Now the president I voted for is trying to make up for this failure by proposing punitive and crowd pleasing taxes on the rich. Well and good if that flicks your bic ... but it solves nothing fundamental. They are still too big to fail, it's gonna happen again very soon, and we will be back to shovelling newly printed money their way in short order. Nothing, I mean nothing, has changed.

Break the banks up. Now. Turn "too big to fail" into "too small to bail". Return banking to something resembling a free market. Where you do actually fail, and succeed, on your own, depending on whether you're adding value.

Too bad this isn't the protester's agenda. They're pushing socialism, when the problem is that's what we have ... We All own the banks now, we have all the downside, none of the upside. We've nationalized them, without calling it that, and it's a botched nationalization at that.

On Occupy Santa Barbara Mobs De la Guerra Plaza

Posted on October 4 at 7:35 a.m.

That's one big entitlement mentality you've got there Mr. Akre, just about the biggest one I've seen. Yes, surprise, surprise, Casa Esperanza is not Shangri-la. Ya see, there's just no money in helping the homeless, and so things get a little ragged for sure. I'm sure all the more so when pathetic ingrates like you feel the need to write such terrible reviews about your free lunch.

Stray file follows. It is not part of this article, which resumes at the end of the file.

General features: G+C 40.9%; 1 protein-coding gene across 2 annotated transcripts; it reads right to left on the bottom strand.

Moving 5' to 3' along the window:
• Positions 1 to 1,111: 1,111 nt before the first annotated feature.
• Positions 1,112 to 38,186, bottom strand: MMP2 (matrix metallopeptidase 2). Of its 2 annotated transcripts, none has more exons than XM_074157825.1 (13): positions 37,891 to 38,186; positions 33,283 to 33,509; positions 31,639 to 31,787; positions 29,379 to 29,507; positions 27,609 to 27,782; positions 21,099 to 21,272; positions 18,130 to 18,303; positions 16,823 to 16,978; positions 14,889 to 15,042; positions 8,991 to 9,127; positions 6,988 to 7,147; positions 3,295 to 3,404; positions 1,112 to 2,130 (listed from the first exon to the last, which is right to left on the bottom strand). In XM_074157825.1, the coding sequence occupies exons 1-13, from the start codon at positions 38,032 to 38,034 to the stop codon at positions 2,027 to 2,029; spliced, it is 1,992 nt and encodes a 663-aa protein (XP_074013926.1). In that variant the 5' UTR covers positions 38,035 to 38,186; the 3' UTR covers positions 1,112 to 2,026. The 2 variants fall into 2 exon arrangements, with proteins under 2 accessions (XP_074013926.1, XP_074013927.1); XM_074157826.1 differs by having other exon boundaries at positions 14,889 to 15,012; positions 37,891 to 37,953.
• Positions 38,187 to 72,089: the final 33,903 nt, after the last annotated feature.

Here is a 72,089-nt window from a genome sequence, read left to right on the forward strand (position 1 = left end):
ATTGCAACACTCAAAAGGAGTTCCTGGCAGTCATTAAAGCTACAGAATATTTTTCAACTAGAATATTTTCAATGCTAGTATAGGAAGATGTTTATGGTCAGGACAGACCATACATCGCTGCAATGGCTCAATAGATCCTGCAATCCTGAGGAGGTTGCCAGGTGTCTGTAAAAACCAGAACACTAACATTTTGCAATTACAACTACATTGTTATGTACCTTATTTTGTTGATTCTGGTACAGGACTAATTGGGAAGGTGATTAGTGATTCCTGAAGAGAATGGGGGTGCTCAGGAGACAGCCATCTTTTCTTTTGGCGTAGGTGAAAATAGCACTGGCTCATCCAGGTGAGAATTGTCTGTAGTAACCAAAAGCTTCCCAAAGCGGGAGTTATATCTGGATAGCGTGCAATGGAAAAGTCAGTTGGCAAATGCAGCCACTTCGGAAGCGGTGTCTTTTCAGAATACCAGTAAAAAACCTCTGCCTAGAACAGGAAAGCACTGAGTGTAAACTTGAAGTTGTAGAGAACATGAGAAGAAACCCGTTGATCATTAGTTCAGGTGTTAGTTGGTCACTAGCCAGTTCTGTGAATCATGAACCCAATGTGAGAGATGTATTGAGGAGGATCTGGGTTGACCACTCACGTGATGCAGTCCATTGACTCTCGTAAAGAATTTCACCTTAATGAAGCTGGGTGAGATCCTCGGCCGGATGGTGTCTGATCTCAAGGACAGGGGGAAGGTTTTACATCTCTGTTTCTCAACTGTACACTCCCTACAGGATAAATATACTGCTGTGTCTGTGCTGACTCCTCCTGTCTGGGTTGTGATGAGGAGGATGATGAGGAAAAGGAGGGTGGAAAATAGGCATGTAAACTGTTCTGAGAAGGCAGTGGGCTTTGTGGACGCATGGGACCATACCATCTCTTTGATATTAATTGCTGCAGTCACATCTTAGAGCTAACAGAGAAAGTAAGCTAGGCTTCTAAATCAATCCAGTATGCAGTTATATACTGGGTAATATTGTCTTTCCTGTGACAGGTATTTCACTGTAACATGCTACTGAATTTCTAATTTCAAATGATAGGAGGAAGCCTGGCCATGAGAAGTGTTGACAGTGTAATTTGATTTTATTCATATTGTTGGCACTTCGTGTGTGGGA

Oh yeah, I forgot, you paid! ... that big $300 coming out of your social security check. I'm glad to see that you found a better bed and breakfast in SLO for your $300. I'm sure all kinds of landlords were beating a path to your door to get that kinda money.

I'm sure they have their faults like all humans, but I know the good people working at Casa Esperanza don't deserve what you've dished up here.

On A View from In There

Posted on September 14 at 9:09 a.m.